For every action there is a reaction.
If you were paying attention in physics class, you might recognize that as Sir Isaac Newton’s Third Law of Motion.
But Ike Newton never wrote about local sports.
If he did, he would know that for every story that makes the Review-Journal’s year-end Top 10 list, there usually is a good side and a bad side, a bright side and a dark side, a winning side and a losing side. There also is a silver lining for every gray cloud but only for the three days in February when it rains.
Bobby Thomson hits a baseball into the seats, and the Giants win the pennant. Good.
Ralph Branca throws the pitch that Thomson hits into the seats, and the Dodgers lose the pennant. Bad.
You see how this works.
This, then, is the way R-J sports columnists Ron Kantowski and Ed Graney viewed the yin and yang of the year in local sports, with Kantowski mostly focusing on the good stuff and Graney on the not-so-good stuff.
10. Marathon session
For the first time, the Rock ‘n’ Roll Las Vegas Marathon and Half-Marathon was held at night, under the bright lights of the Strip. Participation increased from 28,000 runners to 44,000.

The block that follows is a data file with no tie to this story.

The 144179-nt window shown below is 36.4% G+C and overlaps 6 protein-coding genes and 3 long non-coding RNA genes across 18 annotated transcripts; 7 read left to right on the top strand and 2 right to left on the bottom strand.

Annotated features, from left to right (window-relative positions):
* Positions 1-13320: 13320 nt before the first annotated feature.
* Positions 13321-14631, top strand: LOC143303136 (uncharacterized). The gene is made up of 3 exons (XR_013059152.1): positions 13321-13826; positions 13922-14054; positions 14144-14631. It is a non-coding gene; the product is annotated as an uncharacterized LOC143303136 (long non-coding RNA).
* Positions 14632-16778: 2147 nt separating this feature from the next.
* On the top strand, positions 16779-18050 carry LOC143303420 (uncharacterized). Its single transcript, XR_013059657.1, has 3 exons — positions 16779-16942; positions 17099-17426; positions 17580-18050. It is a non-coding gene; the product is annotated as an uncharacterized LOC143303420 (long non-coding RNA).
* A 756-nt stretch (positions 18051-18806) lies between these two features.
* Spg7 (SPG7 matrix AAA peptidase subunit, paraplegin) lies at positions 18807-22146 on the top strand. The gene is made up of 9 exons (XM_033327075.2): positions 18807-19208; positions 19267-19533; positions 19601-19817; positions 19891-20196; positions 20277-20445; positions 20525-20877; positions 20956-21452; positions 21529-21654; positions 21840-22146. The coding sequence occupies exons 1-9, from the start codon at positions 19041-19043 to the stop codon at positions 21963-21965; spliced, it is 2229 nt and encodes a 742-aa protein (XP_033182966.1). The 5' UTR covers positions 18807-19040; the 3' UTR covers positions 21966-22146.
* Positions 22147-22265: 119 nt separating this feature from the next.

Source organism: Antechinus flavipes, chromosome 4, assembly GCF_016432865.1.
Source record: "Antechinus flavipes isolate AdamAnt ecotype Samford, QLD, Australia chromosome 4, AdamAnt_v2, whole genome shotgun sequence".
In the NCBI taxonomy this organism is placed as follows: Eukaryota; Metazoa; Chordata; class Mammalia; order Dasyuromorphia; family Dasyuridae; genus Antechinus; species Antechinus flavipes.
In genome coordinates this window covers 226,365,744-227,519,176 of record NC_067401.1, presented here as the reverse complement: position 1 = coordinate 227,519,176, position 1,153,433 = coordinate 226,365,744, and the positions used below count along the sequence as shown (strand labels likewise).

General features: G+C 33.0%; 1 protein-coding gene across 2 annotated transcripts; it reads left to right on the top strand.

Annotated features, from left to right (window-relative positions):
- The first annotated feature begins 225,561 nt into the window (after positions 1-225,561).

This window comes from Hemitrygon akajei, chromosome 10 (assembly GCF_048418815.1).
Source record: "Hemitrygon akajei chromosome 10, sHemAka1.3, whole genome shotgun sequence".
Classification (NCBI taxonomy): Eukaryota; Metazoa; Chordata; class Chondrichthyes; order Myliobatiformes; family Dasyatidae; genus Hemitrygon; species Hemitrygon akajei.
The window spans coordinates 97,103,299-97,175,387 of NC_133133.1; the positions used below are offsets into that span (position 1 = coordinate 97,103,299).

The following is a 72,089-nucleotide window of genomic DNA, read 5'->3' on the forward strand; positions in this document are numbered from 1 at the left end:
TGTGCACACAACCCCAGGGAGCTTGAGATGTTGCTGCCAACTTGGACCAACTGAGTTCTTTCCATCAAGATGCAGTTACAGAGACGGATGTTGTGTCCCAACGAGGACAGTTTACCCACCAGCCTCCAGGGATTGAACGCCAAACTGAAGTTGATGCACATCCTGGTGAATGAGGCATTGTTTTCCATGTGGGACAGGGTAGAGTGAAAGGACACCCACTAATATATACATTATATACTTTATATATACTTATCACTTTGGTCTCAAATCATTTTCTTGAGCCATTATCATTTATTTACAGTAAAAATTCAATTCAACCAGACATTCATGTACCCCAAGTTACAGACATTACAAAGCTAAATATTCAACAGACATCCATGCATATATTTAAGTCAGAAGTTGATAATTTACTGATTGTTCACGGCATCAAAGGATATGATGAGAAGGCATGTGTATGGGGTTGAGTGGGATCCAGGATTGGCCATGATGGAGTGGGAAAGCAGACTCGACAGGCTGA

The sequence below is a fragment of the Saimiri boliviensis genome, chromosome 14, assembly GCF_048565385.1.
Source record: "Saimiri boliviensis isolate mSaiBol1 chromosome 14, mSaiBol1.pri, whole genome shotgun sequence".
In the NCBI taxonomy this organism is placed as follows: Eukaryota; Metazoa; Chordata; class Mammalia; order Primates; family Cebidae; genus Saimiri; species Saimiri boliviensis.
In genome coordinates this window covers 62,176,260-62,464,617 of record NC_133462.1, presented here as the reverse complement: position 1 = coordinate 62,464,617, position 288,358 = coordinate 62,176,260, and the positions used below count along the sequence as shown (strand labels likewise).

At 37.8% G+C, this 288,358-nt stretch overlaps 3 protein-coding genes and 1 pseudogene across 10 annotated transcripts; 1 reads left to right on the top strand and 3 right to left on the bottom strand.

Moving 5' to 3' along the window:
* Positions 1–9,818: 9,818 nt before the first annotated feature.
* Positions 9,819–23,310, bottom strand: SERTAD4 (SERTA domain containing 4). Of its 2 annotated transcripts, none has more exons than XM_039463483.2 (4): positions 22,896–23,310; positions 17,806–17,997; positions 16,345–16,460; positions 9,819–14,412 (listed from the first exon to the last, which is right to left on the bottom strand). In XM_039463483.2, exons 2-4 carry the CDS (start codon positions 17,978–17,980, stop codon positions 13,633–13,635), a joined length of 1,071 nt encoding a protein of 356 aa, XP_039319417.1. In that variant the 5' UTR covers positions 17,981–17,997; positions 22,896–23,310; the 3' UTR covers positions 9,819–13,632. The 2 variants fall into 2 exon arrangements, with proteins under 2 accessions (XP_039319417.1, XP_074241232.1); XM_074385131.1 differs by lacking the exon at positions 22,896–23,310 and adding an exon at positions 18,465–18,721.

So did complaints, as irate runners bellyached of tainted drinking water and a crowded circuit on which to run.
The water grievance was unfounded, local health officials said.
The crowded circuit is a good problem to have.
9. Fists of fury
In a battle royal every bit as intriguing, action-packed and, in the end, disputed as their first two fights, Manny Pacquiao earned/was awarded a majority decision over nemesis Juan Manuel Marquez in front of a raucous sellout crowd at the MGM Grand Garden Arena.
The real winner, for once, was boxing. Every now and again, the sport of fisticuffs and Mexican warriors shows how compelling it can be when two highly skilled, evenly matched fighters try to knock each other’s block off.
Even if one of them has been known to drink his own urine.
8. All hail the Gaels
Bishop Gorman won its third consecutive state high school football championship. The Gaels scored 72 points in the title game, incurring even more wrath from public school rivals precluded by leaps and boundaries — financial leaps and geographical boundaries — from recruiting the kind of players that Gorman always seems to get.
A lot of people cheer against the Yankees, too.
7. UNLV football fumbles, stumbles
The Rebels lost to unheralded Southern Utah as well as New Mexico, which was even less heralded, and extended their string of losing seasons to 137 or so. UNLV completed fewer passes than the shy kid at a high school dance.
As a result, there’s nobody who won’t play the Rebels.
That should make scheduling a breeze.
Kyle Busch nearly lost his sponsor after crashing into a rival driver on purpose.
Older brother Kurt Busch lost his ride after cussing out an ESPN reporter on pit road.
Race fans continue to boo the racing Busch brothers of Las Vegas and throw The Finger at them. This is especially true in places such as Talladega Superspeedway.